Remembering not

Officially it was 30 Nov. In reality, no one really knew. It could have been 29 Nov. So every year I start remembering my dad on 28 Nov.

On the morning of 30 Nov 5 years ago, my dad was found to have passed on. I still have to think hard to recall the last time I spoke to him He was a man with free spirits and though that was what probably sent him packing earlier than he should, it also made him the man that he was. The fact that he was the eldest in a family of 8 siblings didn’t dilute that one bit.

Every year for the past 5 years around this time I get a bit moody.

I still cant remember the last time I spoke to him.



Weekend Blitz and Bliss

We saw the sun peeking through yesterday arvo just after 2pm. We were at a lunch but decided we must sneak away. The rain had been belting down all day Saturday and our plans to work the garden had been frustrated. We thought if the weekend was going to see any work done we had to leave that lunch soon, great food and wonderful company notwithstanding.

Jason and Mel have always dished out great meals and company. Generous to a fault, it is always difficult to say no to their invitation. So although we had said they should direct their generosity at other more deserving souls, we gladly rocked up anyway. We thoroughly enjoyed the afternoon which unfortunately we had to cut short if we were to halt the rate at which our little garden was turning into a jungle.

The fact that kiddo wasn’t there made it a little harder as other than the cries of the garden, there was no other reason not to just while away the afternoon over a really long lunch.

Kiddo had left earlier yesterday morning. We drove to Tulla just after 8am and after she checked in we did some quick duty-free shopping and she was off through the gates. We started missing her as soon as we got into the car and left the airport. Thanks to the wonders of modern day apps like “Whatsapp” and Skype however, we managed to chat with her later in the evening, as she enjoyed what looked like a really good dinner in Klang. She’d have plenty of that in the next 2-3 weeks.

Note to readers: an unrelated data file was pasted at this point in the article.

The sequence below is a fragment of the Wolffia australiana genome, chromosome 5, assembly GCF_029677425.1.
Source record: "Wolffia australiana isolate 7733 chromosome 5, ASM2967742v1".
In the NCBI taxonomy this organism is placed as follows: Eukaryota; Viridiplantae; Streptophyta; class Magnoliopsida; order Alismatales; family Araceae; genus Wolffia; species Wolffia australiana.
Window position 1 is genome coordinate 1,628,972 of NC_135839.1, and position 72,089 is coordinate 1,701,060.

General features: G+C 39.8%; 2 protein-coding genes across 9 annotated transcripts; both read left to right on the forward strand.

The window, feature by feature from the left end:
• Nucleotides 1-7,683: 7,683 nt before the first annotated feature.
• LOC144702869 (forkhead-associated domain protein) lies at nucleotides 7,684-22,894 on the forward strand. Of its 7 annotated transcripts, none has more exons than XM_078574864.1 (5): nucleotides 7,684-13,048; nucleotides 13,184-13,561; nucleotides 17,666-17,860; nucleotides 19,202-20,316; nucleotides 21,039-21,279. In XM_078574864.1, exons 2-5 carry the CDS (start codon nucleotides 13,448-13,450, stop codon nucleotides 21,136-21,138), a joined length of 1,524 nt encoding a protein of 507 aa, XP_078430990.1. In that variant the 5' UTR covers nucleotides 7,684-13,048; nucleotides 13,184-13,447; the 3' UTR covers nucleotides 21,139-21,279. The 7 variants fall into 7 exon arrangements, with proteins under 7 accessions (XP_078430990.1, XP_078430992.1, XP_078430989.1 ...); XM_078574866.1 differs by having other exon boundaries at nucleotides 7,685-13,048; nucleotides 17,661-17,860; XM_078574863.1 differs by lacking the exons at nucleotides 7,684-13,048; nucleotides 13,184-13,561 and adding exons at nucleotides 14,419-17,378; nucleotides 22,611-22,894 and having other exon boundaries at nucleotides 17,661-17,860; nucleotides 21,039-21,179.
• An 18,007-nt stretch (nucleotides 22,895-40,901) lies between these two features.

Before we settled down to avail ourselves to the modern communications technology however, Tress and I tore ourselves from Jason and Mel’s place, got home and immediately changed into our “working gear”. I ducked out to the local service station to get some petrol for the mower and got back and started working.

We trimmed, cut, mowed, swept, washed and did as much as we could for the remainder few hours of daylight, which thanks to daylight saving and the impending start of summer, lasted till almost 8pm. As usual after working on the garden, a cold one tasted exceptionally good and the Tiger Beer Tress had bought a few weeks earlier came in really handy. It was sheer bliss to sit on the deck, looking at a cleaner and tidier lawn and sipping cold beer. What a way to end a weekend. Knowing kiddo would have a great time over 6,000 km away was a bonus.



2012 may yet turn out to be a tumultuous year, albeit for different – principally economic and financial – reasons. It’s all a bit worrying, depressing even. That’s what happens when you catch up on financial news in this climate I guess.